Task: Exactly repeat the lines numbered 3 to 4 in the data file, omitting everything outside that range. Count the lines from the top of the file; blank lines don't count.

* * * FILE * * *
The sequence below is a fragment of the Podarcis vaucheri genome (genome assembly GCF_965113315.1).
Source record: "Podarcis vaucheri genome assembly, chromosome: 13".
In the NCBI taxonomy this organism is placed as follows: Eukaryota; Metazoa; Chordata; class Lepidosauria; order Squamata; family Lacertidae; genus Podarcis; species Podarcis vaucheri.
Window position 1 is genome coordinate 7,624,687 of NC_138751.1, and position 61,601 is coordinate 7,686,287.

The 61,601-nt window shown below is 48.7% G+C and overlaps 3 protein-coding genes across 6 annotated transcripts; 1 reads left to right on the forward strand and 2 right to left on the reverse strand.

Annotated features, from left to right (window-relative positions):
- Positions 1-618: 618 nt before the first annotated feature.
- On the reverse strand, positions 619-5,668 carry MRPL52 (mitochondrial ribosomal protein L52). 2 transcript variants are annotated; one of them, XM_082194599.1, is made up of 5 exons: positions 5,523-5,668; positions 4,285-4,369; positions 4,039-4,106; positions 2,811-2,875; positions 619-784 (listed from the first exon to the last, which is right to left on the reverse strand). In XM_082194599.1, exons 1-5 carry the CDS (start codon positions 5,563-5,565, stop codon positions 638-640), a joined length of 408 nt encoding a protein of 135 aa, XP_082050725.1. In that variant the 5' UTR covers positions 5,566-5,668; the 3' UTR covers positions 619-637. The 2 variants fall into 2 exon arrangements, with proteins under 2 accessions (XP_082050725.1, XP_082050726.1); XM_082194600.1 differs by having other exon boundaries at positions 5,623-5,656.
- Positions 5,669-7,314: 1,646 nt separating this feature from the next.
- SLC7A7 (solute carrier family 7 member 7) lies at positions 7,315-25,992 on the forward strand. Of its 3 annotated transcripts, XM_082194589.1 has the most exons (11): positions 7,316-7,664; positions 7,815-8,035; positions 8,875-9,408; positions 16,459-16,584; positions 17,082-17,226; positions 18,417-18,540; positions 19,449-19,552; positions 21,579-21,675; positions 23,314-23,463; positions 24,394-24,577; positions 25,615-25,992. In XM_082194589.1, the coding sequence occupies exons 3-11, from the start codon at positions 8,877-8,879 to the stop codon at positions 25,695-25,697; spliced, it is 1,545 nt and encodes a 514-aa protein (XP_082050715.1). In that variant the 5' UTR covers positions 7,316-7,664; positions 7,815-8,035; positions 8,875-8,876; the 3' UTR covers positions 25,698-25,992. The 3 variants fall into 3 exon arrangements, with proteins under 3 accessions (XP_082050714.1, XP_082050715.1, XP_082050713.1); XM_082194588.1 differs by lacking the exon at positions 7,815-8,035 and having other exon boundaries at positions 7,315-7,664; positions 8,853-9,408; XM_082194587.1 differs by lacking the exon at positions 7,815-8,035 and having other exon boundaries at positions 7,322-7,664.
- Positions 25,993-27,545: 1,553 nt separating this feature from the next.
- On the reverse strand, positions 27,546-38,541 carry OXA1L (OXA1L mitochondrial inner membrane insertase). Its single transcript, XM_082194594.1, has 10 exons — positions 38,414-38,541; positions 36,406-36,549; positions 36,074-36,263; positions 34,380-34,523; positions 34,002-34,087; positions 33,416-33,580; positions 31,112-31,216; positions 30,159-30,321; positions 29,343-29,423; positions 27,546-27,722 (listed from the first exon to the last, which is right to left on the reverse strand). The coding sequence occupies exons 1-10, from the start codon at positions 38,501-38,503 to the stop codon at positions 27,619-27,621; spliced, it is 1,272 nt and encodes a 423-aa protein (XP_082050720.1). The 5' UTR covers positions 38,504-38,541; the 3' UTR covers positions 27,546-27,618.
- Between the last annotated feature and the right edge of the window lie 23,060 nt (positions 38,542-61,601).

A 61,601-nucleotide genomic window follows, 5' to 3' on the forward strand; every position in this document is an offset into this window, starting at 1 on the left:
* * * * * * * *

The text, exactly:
In the NCBI taxonomy this organism is placed as follows: Eukaryota; Metazoa; Chordata; class Lepidosauria; order Squamata; family Lacertidae; genus Podarcis; species Podarcis vaucheri.
Window position 1 is genome coordinate 7,624,687 of NC_138751.1, and position 61,601 is coordinate 7,686,287.